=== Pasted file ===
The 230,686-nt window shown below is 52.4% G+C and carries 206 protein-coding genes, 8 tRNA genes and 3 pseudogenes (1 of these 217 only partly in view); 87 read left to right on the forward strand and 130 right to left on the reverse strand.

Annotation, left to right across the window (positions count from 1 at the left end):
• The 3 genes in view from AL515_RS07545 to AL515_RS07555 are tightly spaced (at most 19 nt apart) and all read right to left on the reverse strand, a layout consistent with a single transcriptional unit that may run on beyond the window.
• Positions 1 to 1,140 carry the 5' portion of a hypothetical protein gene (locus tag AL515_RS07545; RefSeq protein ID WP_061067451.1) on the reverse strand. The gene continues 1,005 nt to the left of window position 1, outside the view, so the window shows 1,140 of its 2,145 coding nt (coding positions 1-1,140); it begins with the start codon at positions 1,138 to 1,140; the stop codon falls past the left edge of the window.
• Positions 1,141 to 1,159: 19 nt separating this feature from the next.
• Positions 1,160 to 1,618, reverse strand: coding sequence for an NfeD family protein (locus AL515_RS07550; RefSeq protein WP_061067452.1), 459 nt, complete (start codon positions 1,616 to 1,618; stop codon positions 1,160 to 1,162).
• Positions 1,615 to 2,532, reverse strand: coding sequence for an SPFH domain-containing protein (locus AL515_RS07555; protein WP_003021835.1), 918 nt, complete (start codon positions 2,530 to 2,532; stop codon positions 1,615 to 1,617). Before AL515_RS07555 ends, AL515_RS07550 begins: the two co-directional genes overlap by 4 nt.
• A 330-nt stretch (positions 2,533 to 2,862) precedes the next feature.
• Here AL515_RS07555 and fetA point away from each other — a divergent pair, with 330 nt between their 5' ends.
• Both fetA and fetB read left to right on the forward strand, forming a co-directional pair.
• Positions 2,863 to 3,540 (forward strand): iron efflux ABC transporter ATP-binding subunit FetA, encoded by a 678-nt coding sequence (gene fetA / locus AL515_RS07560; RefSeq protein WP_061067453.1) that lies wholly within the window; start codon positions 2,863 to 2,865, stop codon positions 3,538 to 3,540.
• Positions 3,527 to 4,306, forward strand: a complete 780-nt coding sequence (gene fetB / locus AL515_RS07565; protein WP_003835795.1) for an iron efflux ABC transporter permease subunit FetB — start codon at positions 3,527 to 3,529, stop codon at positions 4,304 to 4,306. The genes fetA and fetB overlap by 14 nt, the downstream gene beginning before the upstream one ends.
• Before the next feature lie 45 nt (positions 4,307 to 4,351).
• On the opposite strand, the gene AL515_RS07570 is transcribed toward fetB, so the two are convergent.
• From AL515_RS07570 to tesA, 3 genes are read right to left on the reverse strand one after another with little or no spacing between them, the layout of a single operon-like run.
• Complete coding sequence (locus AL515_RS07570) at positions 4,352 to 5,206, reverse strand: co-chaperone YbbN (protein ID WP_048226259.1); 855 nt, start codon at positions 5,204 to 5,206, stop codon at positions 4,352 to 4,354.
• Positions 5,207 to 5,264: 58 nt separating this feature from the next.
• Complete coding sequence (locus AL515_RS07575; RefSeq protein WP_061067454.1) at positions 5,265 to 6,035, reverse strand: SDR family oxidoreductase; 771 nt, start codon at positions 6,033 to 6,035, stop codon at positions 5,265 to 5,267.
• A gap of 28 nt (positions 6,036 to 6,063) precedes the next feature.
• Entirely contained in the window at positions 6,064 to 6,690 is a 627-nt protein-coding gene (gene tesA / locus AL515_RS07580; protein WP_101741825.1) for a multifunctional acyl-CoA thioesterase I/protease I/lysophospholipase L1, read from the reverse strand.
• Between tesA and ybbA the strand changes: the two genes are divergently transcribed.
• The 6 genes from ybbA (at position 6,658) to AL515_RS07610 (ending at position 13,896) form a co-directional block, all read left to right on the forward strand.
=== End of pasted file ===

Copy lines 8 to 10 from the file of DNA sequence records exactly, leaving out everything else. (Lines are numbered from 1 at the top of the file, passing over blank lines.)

• A 330-nt stretch (positions 2,533 to 2,862) precedes the next feature.
• Here AL515_RS07555 and fetA point away from each other — a divergent pair, with 330 nt between their 5' ends.
• Both fetA and fetB read left to right on the forward strand, forming a co-directional pair.